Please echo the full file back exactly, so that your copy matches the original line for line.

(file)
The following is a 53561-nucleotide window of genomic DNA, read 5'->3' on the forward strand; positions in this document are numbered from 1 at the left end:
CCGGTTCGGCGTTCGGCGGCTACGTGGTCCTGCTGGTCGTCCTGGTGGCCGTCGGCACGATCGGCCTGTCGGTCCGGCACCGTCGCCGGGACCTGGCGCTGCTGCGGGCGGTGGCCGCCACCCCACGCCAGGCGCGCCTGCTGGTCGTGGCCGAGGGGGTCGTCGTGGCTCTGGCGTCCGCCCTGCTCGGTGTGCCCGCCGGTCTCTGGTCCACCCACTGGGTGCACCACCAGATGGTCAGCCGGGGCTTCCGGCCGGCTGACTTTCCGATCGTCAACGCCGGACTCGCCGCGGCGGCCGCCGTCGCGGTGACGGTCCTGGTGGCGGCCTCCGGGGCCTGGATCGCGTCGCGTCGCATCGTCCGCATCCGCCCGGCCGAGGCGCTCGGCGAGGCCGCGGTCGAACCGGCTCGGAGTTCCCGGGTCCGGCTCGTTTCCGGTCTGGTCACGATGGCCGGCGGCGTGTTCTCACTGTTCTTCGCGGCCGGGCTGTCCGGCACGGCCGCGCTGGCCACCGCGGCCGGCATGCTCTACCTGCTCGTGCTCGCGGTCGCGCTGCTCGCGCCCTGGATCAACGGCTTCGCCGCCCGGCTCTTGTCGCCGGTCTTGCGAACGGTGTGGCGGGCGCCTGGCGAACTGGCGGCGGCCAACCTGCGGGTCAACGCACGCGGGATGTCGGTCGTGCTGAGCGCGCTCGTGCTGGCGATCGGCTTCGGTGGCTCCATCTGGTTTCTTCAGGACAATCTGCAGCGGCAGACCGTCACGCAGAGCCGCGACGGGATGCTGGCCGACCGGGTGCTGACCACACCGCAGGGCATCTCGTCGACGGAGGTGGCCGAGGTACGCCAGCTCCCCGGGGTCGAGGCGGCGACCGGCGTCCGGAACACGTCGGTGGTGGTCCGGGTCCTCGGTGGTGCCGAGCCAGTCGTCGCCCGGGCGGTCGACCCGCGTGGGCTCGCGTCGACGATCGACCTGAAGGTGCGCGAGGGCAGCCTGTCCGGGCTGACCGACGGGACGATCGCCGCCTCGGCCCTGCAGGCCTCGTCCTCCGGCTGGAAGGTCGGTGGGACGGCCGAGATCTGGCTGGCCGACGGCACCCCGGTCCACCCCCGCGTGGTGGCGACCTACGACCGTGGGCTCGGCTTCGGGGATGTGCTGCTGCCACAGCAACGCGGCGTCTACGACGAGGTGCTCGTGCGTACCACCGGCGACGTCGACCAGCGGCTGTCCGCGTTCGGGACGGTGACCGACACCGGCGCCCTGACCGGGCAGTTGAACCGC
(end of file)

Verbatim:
The following is a 53561-nucleotide window of genomic DNA, read 5'->3' on the forward strand; positions in this document are numbered from 1 at the left end:
CCGGTTCGGCGTTCGGCGGCTACGTGGTCCTGCTGGTCGTCCTGGTGGCCGTCGGCACGATCGGCCTGTCGGTCCGGCACCGTCGCCGGGACCTGGCGCTGCTGCGGGCGGTGGCCGCCACCCCACGCCAGGCGCGCCTGCTGGTCGTGGCCGAGGGGGTCGTCGTGGCTCTGGCGTCCGCCCTGCTCGGTGTGCCCGCCGGTCTCTGGTCCACCCACTGGGTGCACCACCAGATGGTCAGCCGGGGCTTCCGGCCGGCTGACTTTCCGATCGTCAACGCCGGACTCGCCGCGGCGGCCGCCGTCGCGGTGACGGTCCTGGTGGCGGCCTCCGGGGCCTGGATCGCGTCGCGTCGCATCGTCCGCATCCGCCCGGCCGAGGCGCTCGGCGAGGCCGCGGTCGAACCGGCTCGGAGTTCCCGGGTCCGGCTCGTTTCCGGTCTGGTCACGATGGCCGGCGGCGTGTTCTCACTGTTCTTCGCGGCCGGGCTGTCCGGCACGGCCGCGCTGGCCACCGCGGCCGGCATGCTCTACCTGCTCGTGCTCGCGGTCGCGCTGCTCGCGCCCTGGATCAACGGCTTCGCCGCCCGGCTCTTGTCGCCGGTCTTGCGAACGGTGTGGCGGGCGCCTGGCGAACTGGCGGCGGCCAACCTGCGGGTCAACGCACGCGGGATGTCGGTCGTGCTGAGCGCGCTCGTGCTGGCGATCGGCTTCGGTGGCTCCATCTGGTTTCTTCAGGACAATCTGCAGCGGCAGACCGTCACGCAGAGCCGCGACGGGATGCTGGCCGACCGGGTGCTGACCACACCGCAGGGCATCTCGTCGACGGAGGTGGCCGAGGTACGCCAGCTCCCCGGGGTCGAGGCGGCGACCGGCGTCCGGAACACGTCGGTGGTGGTCCGGGTCCTCGGTGGTGCCGAGCCAGTCGTCGCCCGGGCGGTCGACCCGCGTGGGCTCGCGTCGACGATCGACCTGAAGGTGCGCGAGGGCAGCCTGTCCGGGCTGACCGACGGGACGATCGCCGCCTCGGCCCTGCAGGCCTCGTCCTCCGGCTGGAAGGTCGGTGGGACGGCCGAGATCTGGCTGGCCGACGGCACCCCGGTCCACCCCCGCGTGGTGGCGACCTACGACCGTGGGCTCGGCTTCGGGGATGTGCTGCTGCCACAGCAACGCGGCGTCTACGACGAGGTGCTCGTGCGTACCACCGGCGACGTCGACCAGCGGCTGTCCGCGTTCGGGACGGTGACCGACACCGGCGCCCTGACCGGGCAGTTGAACCGC